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Sanjha Chulha: This Famous Eatery from Kolkata Feeds the Underprivileged with their Food ATM

The restaurant generously donated meal packages to underprivileged children

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Sanjha Chulha
Food ATM is the part of a 'Hunger Free Kolkata' initiative. Facebook
  • Sanjha Chulha is a famous restaurant in Kolkata
  • The eatery has brought Food ATM to feed the city’s underprivileged 
  • An open refrigerator has been installed outside their restaurant and anyone with leftover food can donate it there

Kolkata, August 20, 2017: Thanks to Kolkata’s famous eatery called Sanjha Chulha, the city has got its very first food ATM to feed the underprivileged and hungry.

Outside their restaurant, Sanjha Chulha has installed a refrigerator. This is an open refrigerator that can be used by anyone who wants to help the starved by donating leftover food. The refrigerator was inaugurated on 15th August 2017. Additional to this kind gesture, the restaurant generously donated meal packages to underprivileged children.

Also Read: Americans Are Believed To Throw Away One-Third of The Available Food. How Then Are They Dealing With It? Read On To Know What Is Happening at The Newtown Creek Wastewater Treatment Plant

The ‘Right to food’ is a basic human right, yet it is a leading global menace. The third-world nations have the world’s hungriest people who don’t have regular access to a full meal.

The Government makes sure that food, a basic necessity of life, is provided to its people. India, also, is doing everything in its capacity to sincerely do so.

Sanjha Chulha’s open refrigerator comes as a result of a broader initiative called ‘Hunger Free Kolkata’. To track the storage levels of the refrigerator, a camera has been installed as well.

– Prepared by Saksham Narula of NewsGram. Twitter @Saksham2394


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39 Million People Suffering from Hunger in Latin America and The Caribbean

(Hunger) is a really worrying trend because, after undernourishment and hunger had declined for decades in that region and around the world

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People, Hunger, Latin America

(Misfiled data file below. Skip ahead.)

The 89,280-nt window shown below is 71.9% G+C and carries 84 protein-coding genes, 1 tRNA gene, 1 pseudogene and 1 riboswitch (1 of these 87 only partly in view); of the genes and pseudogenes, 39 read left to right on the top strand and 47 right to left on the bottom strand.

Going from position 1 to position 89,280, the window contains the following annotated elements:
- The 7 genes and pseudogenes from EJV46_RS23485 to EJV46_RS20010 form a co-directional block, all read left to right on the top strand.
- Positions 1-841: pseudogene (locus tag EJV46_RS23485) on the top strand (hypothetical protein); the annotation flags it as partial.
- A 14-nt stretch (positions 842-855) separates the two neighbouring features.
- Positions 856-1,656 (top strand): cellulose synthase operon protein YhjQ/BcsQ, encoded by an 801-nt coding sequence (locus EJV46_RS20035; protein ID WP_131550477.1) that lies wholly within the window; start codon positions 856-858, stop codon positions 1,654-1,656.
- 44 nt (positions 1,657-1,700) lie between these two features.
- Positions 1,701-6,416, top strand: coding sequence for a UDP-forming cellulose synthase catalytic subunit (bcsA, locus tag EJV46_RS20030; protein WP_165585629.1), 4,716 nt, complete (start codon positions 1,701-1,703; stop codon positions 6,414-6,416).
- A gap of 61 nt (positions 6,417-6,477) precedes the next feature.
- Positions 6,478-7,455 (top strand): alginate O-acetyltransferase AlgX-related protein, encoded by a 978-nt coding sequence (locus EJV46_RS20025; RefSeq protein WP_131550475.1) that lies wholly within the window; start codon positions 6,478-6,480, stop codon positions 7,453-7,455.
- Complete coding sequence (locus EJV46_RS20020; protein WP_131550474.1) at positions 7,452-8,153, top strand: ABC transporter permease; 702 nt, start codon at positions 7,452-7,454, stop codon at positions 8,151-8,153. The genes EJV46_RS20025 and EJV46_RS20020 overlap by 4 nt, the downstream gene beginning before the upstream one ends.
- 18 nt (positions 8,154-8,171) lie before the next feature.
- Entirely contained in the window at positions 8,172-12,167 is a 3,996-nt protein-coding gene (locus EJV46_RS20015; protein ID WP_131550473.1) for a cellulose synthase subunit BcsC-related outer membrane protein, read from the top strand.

Eve Crowley, who is in Montevideo to present a book commemorating FAO's 68 years in Uruguay, described the current situation in the region in an interview with EFE on Saturday. Pixabay

An increase in the number of people suffering from hunger in Latin America and the Caribbean, now totaling 39 million, is a cause of concern for the United Nations Food and Agriculture Organization (FAO), according to its deputy representative for that region.

Eve Crowley, who is in Montevideo to present a book commemorating FAO’s 68 years in Uruguay, described the current situation in the region in an interview with EFE on Saturday.

“(Hunger) is a really worrying trend because, after undernourishment and hunger had declined for decades in that region and around the world, we’re now seeing an increase,” she said. “In the Latin American and the Caribbean region there are now 39 million people suffering from hunger.”

On the other end of the spectrum levels of obesity and overweight also are elevated in the region and ascend to as high as 65 per cent of the population in Uruguay, compared to 60 per cent for the region as a whole.

People, Hunger, Latin America
An increase in the number of people suffering from hunger in Latin America and the Caribbean, now totaling 39 million, is a cause of concern for the United Nations Food and Agriculture Organization (FAO), according to its deputy representative. Pixabay

“We have a target of … eradicating malnutrition in all of its forms, and currently one of its expressions is that in many countries there’s a combination of simultaneous problems – not only in the country, (but) at times in the home and at times in the same person,” she said, noting that undernourishment occasionally goes hand in hand with overweight and obesity and micronutrient deficiency.

Regarding the high level of meat consumption in the region, although the FAO promotes and recognizes the importance of that food group, the expert expressed concern that animal protein is being consumed in excess at the expense of fruit and vegetables.

“The use of antibiotics in the production chain of meat and fish is a very big source of concern for the FAO, Pan American Health Organization, World Health Organization and the World Organization for Animal Health because we know that in 2050 antimicrobial resistance will be the biggest cause of death in the world, ahead of cancer and noncommunicable diseases,” Crowley added.

She said it is very important for governments to levy taxes on unhealthy foods and to incentivize the consumption of fruits, vegetables and fish, as well as to promote family farming and educational campaigns such as the latest nutritional guide released by Uruguay’s Health Ministry.

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“If governments don’t take action now, they’re going to pay with (heavy burdens on) their public health systems, something that’s already happening with the spending of millions of dollars to alleviate noncommunicable diseases,” Crowley said. (IANS)